Archives for the month of: June, 2008



“In a Results-Only Work Environment, people can do whatever they want, whenever they want, as long as the work gets done.”

Would this fly at your company? ROWE is the concept behind a new book titled Why Works Sucks and How to Fix It.  Would you be able to map all your activities to results? If not, why not? 

What brought my attention to this was reading a post that described ROWE and talked about how it brought to the surface all those employees who were “busy” without creating any results.  We all know someone like this.  Any time you ask them how they are doing they respond with an exasperated “I’m drowning in work! I can’t catch up!”  When you follow up with a “Really.  What are you working on?”  The answer is as evasive as a greased up pig in pool of canola oil!

The idea of ROWE is intriguing.  There are plenty of workplace experiments out there focused on flexibility, work-life balance, telecommuting, etc.  ROWE appears to take this all to the extreme – a true ParadigmHack – and based on the implementation at Best Buy, can be successful. Your thoughts?



Over the last few days I’ve had the privilege of both facilitating and being a participant in a set of trainings at my company. Here are some observations:

  • During a session, the employees went through introductions and told us their years of service. In one group we had associates with 14, 22, 10, 13 and 8 years of service!
  • With associates with such long tenures the traditions of the company get passed to new joiners through the stories they tell – and some of them are doozies!
  • What does it tell you about our company when an employee with 29 years of service still signs up for a continuing education session?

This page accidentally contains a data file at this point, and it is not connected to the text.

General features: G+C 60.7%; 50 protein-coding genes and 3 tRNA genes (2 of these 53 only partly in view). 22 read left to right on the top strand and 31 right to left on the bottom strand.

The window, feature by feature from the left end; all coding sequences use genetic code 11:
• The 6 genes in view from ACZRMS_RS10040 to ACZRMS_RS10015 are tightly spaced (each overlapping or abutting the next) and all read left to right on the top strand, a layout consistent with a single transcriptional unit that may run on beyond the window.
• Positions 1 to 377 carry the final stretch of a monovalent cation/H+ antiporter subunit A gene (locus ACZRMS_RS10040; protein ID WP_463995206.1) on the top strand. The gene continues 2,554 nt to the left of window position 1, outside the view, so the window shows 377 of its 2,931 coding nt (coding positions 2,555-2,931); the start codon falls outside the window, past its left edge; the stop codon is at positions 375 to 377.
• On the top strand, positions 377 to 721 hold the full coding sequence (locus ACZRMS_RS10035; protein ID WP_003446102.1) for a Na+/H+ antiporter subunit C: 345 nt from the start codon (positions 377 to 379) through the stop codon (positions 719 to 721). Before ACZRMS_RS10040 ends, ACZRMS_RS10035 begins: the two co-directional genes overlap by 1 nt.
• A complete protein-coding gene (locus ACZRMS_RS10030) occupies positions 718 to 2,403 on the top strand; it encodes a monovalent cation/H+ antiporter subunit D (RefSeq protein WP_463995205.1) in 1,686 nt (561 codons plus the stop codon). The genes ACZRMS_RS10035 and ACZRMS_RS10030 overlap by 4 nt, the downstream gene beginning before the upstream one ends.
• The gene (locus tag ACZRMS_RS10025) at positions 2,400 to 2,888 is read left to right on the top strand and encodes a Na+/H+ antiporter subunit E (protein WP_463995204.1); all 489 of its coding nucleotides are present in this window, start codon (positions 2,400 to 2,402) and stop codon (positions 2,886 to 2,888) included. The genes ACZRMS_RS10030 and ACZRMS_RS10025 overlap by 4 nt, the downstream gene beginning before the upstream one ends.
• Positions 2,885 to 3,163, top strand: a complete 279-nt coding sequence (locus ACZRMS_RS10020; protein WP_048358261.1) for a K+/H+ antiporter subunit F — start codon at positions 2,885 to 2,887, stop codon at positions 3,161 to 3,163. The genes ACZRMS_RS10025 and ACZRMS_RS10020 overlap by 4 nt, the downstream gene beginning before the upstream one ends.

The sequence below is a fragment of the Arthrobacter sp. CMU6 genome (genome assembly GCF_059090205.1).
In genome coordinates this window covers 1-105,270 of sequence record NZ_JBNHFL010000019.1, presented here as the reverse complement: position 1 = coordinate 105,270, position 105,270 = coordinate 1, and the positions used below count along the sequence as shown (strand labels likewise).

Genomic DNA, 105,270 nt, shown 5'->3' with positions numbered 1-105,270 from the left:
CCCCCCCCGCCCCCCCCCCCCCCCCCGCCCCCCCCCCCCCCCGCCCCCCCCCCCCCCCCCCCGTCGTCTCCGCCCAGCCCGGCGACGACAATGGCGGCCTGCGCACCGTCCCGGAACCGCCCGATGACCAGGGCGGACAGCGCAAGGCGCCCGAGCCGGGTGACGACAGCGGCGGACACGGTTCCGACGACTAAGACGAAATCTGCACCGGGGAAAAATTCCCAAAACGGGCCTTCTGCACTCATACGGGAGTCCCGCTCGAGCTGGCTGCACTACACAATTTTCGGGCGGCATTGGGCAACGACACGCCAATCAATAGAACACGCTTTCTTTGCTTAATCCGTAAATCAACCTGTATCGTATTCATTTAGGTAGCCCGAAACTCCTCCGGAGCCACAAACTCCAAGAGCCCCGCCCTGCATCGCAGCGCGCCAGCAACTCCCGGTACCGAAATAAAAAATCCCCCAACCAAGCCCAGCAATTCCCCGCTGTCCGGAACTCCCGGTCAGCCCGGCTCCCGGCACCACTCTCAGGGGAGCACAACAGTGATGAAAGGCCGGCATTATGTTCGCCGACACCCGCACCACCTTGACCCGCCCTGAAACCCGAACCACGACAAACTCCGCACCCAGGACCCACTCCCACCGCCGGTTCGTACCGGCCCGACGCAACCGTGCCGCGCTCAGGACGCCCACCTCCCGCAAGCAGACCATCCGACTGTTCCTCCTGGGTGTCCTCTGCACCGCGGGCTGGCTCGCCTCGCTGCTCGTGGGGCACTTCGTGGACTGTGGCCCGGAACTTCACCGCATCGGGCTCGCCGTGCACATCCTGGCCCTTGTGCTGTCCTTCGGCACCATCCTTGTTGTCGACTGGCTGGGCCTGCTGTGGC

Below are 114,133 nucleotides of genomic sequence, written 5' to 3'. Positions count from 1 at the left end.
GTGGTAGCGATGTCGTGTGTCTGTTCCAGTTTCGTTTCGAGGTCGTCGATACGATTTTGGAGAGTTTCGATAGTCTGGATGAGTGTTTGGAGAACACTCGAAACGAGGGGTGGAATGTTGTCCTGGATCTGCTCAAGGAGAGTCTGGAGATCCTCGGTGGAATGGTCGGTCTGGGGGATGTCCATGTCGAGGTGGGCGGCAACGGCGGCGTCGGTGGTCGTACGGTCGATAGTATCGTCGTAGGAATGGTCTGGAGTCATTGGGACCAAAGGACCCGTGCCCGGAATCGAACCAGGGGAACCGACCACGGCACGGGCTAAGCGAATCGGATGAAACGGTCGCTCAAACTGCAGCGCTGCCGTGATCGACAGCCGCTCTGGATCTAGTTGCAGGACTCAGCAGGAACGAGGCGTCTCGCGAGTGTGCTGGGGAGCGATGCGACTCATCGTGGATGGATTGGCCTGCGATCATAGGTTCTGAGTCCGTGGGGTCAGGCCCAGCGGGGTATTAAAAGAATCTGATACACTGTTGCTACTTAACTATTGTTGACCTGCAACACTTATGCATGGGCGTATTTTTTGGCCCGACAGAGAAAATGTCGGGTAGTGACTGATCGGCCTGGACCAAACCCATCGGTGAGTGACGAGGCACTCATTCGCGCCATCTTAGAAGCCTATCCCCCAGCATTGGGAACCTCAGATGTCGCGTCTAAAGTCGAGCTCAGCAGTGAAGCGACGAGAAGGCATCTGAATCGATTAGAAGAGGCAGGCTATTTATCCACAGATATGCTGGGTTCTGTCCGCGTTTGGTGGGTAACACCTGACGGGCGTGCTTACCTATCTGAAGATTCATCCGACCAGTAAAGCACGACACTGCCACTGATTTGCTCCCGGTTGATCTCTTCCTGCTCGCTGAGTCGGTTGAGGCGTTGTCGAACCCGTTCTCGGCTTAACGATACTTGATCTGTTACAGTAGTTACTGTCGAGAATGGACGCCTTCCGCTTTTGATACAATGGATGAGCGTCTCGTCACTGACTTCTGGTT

As an employee with 3 months of service this experience opened my eyes to the potential of an organization that invests in its employees and gets loyalty in return (along with all the benefits that come with it!)

Recently my employer has launched an internal blog (running on WordPress!)  This is exciting on a number of levels.  One is that I get to share my message with my peers in a more direct manner. Two, I get to blog on internal topics that might not make sense to my broader Internet audience. Three, there has been a very promising uptake of the technology allowing me (and others) to read about what’s going on around the company and uncovering a bunch of different characters.

Interestingly, I posted a feedback comment to the developers blog about support for RSS.  After I submitted the post I was informed that the post is moderated.  Why would feedback be moderated? What are they afraid of – bad press?  The fact that the post was moderated illustrated to me that we still have a bit of a cultural change hurdle about letting go of control.  I hope that over time that people feel a bit safer in this world of information sharing and collaboration.